Iris Bikel, Attorney at Law

Estate Planning and Elder Care

Estate Planning         

Whether you are just beginning to accumulate wealth and want to protect yourself from creditors; whether you have just gotten married and want to ensure that your spouse is able to live in the manner that he/she has grown accustomed to should something happen to you; whether you have children and grandchildren and want to minimize your, and their, tax liability; or, whether you are ill and want to guarantee that you receive the appropriate medical care and benefits that you deserve, I will create the right plan that achieves your individual goals.   Every situation is different and therefore, you need a plan that best meets your needs.E

Estate Planning Services: 

Formulate a plan based on your specific goals and needs.  Make your wishes known while you are healthy and clear minded.  Protect yourself against the rising cost of health care today while still preserving your wealth for the benefit of your heirs and beneficiaries.  Determine if, and what kind of, trusts are applicable to your situation.  Plan now for your family's future.

Do you need a Will and/or a Trust? 

A will can exist in conjuntion with a trust or on its own if a trust is not needed.  The most important aspect of a will is that it explains who will inherit all your assets (personal, financial or real property) and where your children shall be placed should something happen to you and/or your spouse. 

In absence of a will, a court can force your loved ones to sell assets, including real estate, without regard for tax consequneces and without guidance as to what is best for your heirs.  With a will, courts are obligated to follow your instructions which will allow your heirs to benefit in the manner that you so choose. 

There are many reasons for creating various kinds of trusts that satisfy very
specific goals.  If you own property in a different state, wish to bypass estate
tax payments from one generation to another, want to protect your children
in case your spouse remarries, chances are you need a trust.  For larger estates, putting assets in a trust is useful because a Trustee will manage your entire estate.  Rather than have a court name one or more heirs as Trustees, who then have to decide what to do together (which may cause them heightened stress and anxiety), you can designate one or more individuals who are well equipped and prepared to carry out your wishes.  There are also ways to avoid creditor liability, which is especially helpful to the self employed and those with large estates.  Planning early can also safeguard you from having to pay for costly medical expenses in the future.  Don't wait until you need a nurse's aid or wish to live in a nursing home.  Plan early to retain what has taken you a lifetime to accumulate so that your heirs can benefit.  Devise the plan that works for you.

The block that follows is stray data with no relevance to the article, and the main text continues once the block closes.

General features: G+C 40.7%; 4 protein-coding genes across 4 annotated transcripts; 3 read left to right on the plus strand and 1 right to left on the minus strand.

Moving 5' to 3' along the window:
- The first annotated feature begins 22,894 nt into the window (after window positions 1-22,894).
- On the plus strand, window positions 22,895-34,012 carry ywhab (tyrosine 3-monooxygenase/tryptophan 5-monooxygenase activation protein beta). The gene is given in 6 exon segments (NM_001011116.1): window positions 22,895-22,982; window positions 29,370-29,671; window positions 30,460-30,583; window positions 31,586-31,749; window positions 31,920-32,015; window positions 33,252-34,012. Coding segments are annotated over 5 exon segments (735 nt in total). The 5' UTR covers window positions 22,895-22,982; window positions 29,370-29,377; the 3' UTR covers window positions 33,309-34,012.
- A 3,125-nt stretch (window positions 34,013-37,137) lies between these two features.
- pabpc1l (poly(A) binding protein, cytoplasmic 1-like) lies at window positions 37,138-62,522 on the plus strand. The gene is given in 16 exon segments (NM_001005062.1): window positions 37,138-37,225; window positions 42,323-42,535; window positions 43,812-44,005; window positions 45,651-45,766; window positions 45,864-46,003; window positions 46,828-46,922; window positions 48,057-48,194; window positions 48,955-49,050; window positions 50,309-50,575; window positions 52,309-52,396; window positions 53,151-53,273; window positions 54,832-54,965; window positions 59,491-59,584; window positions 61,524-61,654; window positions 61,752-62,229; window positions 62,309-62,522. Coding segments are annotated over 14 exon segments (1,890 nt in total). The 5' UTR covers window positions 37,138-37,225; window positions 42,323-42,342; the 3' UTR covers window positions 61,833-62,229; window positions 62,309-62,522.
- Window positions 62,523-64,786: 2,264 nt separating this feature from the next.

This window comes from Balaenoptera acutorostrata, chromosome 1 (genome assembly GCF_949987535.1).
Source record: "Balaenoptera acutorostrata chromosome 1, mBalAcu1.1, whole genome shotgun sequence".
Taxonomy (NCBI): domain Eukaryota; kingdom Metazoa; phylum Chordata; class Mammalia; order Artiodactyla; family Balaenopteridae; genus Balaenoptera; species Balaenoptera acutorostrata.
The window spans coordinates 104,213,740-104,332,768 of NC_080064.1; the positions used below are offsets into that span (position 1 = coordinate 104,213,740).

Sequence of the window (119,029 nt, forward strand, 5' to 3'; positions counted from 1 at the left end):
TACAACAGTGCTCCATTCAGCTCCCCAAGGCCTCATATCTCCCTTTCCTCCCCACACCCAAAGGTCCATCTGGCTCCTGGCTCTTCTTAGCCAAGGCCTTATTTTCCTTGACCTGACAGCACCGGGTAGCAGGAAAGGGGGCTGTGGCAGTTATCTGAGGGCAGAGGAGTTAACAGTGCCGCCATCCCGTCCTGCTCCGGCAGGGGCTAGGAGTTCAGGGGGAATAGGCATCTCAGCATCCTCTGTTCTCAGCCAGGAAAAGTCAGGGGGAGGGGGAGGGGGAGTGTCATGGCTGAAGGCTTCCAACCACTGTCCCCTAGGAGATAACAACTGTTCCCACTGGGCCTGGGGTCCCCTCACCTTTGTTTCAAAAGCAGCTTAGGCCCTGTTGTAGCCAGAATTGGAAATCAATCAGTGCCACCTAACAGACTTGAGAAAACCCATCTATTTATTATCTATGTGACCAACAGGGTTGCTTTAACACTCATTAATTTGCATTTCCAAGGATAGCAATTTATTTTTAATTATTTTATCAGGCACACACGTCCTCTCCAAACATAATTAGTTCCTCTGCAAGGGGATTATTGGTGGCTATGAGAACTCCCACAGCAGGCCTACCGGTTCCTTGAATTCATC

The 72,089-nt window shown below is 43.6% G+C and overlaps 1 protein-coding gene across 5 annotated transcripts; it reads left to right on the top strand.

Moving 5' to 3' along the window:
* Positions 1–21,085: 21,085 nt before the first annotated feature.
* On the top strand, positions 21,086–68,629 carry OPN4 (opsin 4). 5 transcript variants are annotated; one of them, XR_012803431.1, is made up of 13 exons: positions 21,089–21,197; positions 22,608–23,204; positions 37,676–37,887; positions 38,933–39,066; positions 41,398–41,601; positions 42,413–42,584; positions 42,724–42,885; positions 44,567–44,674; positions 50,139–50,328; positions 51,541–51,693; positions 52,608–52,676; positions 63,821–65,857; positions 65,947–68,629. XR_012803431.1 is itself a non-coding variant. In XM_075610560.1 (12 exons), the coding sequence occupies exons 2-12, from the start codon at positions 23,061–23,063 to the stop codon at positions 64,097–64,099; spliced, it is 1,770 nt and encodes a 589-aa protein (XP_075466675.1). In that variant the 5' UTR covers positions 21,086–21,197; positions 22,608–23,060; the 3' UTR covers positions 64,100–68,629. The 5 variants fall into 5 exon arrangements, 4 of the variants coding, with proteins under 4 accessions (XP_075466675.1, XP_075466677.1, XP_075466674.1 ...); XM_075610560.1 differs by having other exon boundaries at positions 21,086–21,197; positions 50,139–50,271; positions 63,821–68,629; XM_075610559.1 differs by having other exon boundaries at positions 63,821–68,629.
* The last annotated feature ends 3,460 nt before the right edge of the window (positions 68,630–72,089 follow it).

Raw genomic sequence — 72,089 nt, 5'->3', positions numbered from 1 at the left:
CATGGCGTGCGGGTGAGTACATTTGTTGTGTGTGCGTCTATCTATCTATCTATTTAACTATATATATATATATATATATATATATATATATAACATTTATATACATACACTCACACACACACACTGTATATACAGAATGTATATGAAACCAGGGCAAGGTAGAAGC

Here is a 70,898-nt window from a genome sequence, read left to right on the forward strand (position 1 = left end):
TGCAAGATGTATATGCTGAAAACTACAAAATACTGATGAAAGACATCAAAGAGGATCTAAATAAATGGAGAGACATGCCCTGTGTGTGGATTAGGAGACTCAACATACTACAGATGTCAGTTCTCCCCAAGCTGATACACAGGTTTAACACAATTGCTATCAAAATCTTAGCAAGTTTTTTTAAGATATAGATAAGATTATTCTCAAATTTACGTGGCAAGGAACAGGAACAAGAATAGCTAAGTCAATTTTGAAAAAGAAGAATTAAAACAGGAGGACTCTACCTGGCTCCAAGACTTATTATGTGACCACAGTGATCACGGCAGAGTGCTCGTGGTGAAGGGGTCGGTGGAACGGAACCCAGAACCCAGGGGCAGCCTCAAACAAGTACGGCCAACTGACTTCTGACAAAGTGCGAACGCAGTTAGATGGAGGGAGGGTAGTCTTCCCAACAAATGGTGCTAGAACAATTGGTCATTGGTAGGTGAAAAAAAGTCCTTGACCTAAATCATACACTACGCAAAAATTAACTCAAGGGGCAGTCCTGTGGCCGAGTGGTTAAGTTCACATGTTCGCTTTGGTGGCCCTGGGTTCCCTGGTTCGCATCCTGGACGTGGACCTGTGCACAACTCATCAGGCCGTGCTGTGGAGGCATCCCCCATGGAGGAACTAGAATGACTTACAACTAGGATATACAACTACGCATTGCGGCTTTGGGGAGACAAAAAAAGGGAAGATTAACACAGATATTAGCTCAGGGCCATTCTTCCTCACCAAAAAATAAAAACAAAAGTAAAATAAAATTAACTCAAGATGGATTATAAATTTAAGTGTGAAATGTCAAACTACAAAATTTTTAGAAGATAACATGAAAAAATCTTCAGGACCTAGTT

Trust Administration and Probate: 

Probate is the process by which the assets of the deceased are transferred to the beneficiaries named in his/her will.  If there is a will, the person named as Executor files a petition with the Court to become Executor.  Once appointed, that person distributes the assets to the named beneficiaries after paying all creditors. 

If there is no will, someone close to the deceased files a petition to become Administrator of his/her Estate.  The process is similar however, the estate assets are distributed according to Intestate Succession laws rather than the deceased's wishes.

Setting up a plan ahead of time makes it easy for your loved ones to receive what you've amassed during your lifetime and it puts everyone on notice, including the courts, as to what your true wishes are for the distribution of your estate.  A carefully prepared plan will protect your estate and will help manage how, when and to whom your assets are distributed.  Remember, going to Probate Court without a clear and concise plan is much more costly and cumbersome than naming an Executor and Trustee to oversee your estate according to your wishes, and as detailed in your will and/or trust. 

Trust Administration: Normally assets placed in trust are not subject to Probate, which seems to make the entire process easier.  However, depending on the size of your estate and the type of trust you create, there may be some need to still go to court.  Therefore, the reasons for creating a trust are not always to avoid going to court but rather to legally avoid creditor claims, avoid ancillary probate for real estate in different states, etc.  

Disclaimer: This site is provided for informational purposes only.  While legal issues are discussed, it is not legal advice or legal representation. We make no warranties or guarantees as to the accuracy and authenticity of the information provided herein and suggest that you contact an attorney to discuss your particular situation.  


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